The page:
The strange case of the runaway moon
Suspension of disbelief is important to some genre fiction, but it’s got its limits.
As I was getting ready for work this morning, I noticed “Space: 1999” in the listings — it was playing on Shout! Factory TV — and watched a few minutes of it.
“Space: 1999” was a British-made science fiction program which came out in 1975. It was syndicated in the U.S.A., but if I recall correctly, none of the Nashville stations carried it. I remember reading about it in magazines as a 13-year-old but being unable to watch it. The show starred Martin Landau and Barbara Bain (a real-life couple who had previously appeared together on “Mission: Impossible”) and was created by Gerry and Sylvia Anderson, who’d previously been associated with “Thunderbirds” and other puppet-based adventure programs.
Even as a teenager, though, I remember thinking that the show’s basic premise was ridiculous.
Most science-fiction shows of that ilk take place on a spaceship, traveling here and there by means of some sort of faster-than-light drive. As you probably know, Einstein’s theories indicate that it’s impossible for normal physical objects to travel faster than the speed of light (and to even travel close to that speed would require fantastic amounts of energy). But if the demands of episodic television require you to travel to a Planet Of The Week, that won’t do.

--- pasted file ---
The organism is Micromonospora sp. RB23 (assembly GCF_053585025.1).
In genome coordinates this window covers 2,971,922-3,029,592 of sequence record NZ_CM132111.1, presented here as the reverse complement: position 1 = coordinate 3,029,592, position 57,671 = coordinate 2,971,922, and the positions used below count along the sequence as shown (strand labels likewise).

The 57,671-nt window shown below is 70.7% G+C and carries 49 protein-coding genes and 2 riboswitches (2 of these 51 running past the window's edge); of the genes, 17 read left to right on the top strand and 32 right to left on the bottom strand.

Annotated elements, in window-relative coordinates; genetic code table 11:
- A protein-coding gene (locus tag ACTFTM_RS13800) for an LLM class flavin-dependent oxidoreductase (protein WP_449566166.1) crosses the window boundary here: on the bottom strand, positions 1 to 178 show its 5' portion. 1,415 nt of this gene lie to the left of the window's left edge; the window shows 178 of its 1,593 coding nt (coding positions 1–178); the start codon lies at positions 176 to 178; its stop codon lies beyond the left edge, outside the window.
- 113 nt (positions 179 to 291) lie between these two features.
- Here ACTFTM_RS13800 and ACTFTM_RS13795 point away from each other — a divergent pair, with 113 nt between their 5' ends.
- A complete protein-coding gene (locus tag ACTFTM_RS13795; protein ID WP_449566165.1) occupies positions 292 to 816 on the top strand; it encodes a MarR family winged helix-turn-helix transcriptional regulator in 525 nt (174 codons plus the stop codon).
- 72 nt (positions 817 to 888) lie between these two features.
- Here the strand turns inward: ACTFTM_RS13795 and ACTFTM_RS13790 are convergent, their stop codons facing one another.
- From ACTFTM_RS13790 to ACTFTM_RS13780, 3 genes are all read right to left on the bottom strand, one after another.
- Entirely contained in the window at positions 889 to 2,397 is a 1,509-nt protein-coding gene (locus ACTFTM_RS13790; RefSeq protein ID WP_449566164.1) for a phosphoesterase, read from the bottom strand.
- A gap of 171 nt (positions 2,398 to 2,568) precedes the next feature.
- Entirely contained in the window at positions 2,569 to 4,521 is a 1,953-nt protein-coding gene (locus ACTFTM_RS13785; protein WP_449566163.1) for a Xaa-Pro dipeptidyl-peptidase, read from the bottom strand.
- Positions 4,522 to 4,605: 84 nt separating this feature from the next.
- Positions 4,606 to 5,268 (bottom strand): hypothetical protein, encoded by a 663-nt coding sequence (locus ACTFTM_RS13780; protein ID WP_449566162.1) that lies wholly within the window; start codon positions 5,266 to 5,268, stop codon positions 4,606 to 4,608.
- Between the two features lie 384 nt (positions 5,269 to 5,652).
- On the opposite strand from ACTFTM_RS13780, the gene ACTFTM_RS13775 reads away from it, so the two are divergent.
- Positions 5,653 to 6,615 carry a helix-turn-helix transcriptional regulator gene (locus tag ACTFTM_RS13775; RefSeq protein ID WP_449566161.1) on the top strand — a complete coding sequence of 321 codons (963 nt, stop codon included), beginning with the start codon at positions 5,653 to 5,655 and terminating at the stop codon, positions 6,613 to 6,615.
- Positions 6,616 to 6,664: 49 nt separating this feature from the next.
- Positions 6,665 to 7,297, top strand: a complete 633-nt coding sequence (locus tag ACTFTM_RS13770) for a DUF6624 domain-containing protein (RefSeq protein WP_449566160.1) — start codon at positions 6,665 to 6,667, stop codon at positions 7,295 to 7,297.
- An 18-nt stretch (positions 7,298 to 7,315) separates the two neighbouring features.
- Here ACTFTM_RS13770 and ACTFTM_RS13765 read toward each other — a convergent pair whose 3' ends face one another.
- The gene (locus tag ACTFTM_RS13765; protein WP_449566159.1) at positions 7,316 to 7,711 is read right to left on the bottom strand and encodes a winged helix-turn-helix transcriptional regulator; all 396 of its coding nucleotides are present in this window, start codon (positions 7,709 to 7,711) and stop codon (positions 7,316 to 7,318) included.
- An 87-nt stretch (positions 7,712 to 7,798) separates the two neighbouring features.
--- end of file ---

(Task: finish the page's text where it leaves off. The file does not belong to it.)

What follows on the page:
There have been theories about how faster-than-light travel might be accomplished. “Warp drive,” normally associated with “Star Trek,” involves literally changing the shape of space itself, allowing you to travel in sort of a shortcut as space folds over onto itself. “Hyperspace” drives somehow involve taking a shortcut through some other dimension or plane of existence. A wormhole, which is a form of rotating black hole, has been theorized as a possible conduit from one place in the universe to another, although it’s not clear whether a wormhole would be stable enough for spaceships to travel through, or what sorts of gravitational forces might exist near one.
The ideas that have been discussed for faster-than-light travel seem impractical, and right now we don’t have any ideas about how they might feasibly be accomplished. But that doesn’t mean they’re impossible; many technologies we have today would have seemed just as impossible to people from a few hundred years ago. So it’s OK to suspend disbelief and imagine that some day the problem of faster than-light travel will be solved (or that it already has been solved by some alien race we haven’t met yet). That’s what makes for good stories, bringing us in contact with Vulcans, Wookkies, and parasitic aliens that burst out of your chest.
“Space: 1999,” however, doesn’t take place on a spaceship. The premise of “Space: 1999” is that an accidental explosion blasts the Moon out of Earth orbit and sends it hurtling through interstellar space. The characters on the show were residents on a moon base at the time of the accident, and so now they are helpless passengers as the Moon careens through the galaxy.
The esteemed science fiction author Isaac Asimov was quick to point out the flaws in this, back in the day, and if the show were to be released today, I’m sure Neil deGrasse Tyson would do the same.
First off, any explosion powerful enough to send the moon out of Earth orbit — much less out of the solar system — would blow it to pieces, and would certainly be catastrophic for anyone who happened to be on the moon.